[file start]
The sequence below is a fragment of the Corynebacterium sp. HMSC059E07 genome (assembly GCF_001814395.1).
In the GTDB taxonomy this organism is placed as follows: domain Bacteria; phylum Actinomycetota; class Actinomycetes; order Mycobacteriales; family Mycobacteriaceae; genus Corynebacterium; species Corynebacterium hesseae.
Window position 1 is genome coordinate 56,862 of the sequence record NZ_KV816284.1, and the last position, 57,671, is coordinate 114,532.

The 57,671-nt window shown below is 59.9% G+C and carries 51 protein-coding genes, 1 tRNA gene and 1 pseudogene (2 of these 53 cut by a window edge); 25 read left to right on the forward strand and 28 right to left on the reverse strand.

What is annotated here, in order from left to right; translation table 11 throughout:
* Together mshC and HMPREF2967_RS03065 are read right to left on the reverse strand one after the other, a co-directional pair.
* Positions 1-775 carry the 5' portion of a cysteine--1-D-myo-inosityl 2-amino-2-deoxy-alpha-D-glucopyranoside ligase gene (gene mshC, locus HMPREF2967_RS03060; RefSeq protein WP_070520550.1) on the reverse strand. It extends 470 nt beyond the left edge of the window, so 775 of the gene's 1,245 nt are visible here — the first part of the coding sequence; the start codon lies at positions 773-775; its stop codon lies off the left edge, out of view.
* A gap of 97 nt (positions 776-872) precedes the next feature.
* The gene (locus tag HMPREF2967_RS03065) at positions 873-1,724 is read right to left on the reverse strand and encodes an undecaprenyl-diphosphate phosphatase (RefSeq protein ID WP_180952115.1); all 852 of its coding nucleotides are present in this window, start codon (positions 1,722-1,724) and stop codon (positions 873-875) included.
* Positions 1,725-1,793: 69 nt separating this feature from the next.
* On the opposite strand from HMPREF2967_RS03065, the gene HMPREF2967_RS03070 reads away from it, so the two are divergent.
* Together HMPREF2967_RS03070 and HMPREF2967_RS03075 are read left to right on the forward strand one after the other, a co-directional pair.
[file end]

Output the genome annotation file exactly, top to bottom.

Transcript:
The sequence below is a fragment of the Corynebacterium sp. HMSC059E07 genome (assembly GCF_001814395.1).
In the GTDB taxonomy this organism is placed as follows: domain Bacteria; phylum Actinomycetota; class Actinomycetes; order Mycobacteriales; family Mycobacteriaceae; genus Corynebacterium; species Corynebacterium hesseae.
Window position 1 is genome coordinate 56,862 of the sequence record NZ_KV816284.1, and the last position, 57,671, is coordinate 114,532.

The 57,671-nt window shown below is 59.9% G+C and carries 51 protein-coding genes, 1 tRNA gene and 1 pseudogene (2 of these 53 cut by a window edge); 25 read left to right on the forward strand and 28 right to left on the reverse strand.

What is annotated here, in order from left to right; translation table 11 throughout:
* Together mshC and HMPREF2967_RS03065 are read right to left on the reverse strand one after the other, a co-directional pair.
* Positions 1-775 carry the 5' portion of a cysteine--1-D-myo-inosityl 2-amino-2-deoxy-alpha-D-glucopyranoside ligase gene (gene mshC, locus HMPREF2967_RS03060; RefSeq protein WP_070520550.1) on the reverse strand. It extends 470 nt beyond the left edge of the window, so 775 of the gene's 1,245 nt are visible here — the first part of the coding sequence; the start codon lies at positions 773-775; its stop codon lies off the left edge, out of view.
* A gap of 97 nt (positions 776-872) precedes the next feature.
* The gene (locus tag HMPREF2967_RS03065) at positions 873-1,724 is read right to left on the reverse strand and encodes an undecaprenyl-diphosphate phosphatase (RefSeq protein ID WP_180952115.1); all 852 of its coding nucleotides are present in this window, start codon (positions 1,722-1,724) and stop codon (positions 873-875) included.
* Positions 1,725-1,793: 69 nt separating this feature from the next.
* On the opposite strand from HMPREF2967_RS03065, the gene HMPREF2967_RS03070 reads away from it, so the two are divergent.
* Together HMPREF2967_RS03070 and HMPREF2967_RS03075 are read left to right on the forward strand one after the other, a co-directional pair.